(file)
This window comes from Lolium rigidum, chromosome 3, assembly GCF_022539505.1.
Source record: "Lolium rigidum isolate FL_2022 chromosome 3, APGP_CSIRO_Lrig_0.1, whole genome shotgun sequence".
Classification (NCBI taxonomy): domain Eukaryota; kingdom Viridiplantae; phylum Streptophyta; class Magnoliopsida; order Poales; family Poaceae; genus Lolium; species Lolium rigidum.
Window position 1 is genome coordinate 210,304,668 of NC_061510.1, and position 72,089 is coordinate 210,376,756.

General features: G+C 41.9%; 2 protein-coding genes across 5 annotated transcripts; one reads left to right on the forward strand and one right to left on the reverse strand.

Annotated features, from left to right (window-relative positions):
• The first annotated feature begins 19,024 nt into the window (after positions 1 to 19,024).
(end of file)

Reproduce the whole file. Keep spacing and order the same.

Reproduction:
This window comes from Lolium rigidum, chromosome 3, assembly GCF_022539505.1.
Source record: "Lolium rigidum isolate FL_2022 chromosome 3, APGP_CSIRO_Lrig_0.1, whole genome shotgun sequence".
Classification (NCBI taxonomy): domain Eukaryota; kingdom Viridiplantae; phylum Streptophyta; class Magnoliopsida; order Poales; family Poaceae; genus Lolium; species Lolium rigidum.
Window position 1 is genome coordinate 210,304,668 of NC_061510.1, and position 72,089 is coordinate 210,376,756.

General features: G+C 41.9%; 2 protein-coding genes across 5 annotated transcripts; one reads left to right on the forward strand and one right to left on the reverse strand.

Annotated features, from left to right (window-relative positions):
• The first annotated feature begins 19,024 nt into the window (after positions 1 to 19,024).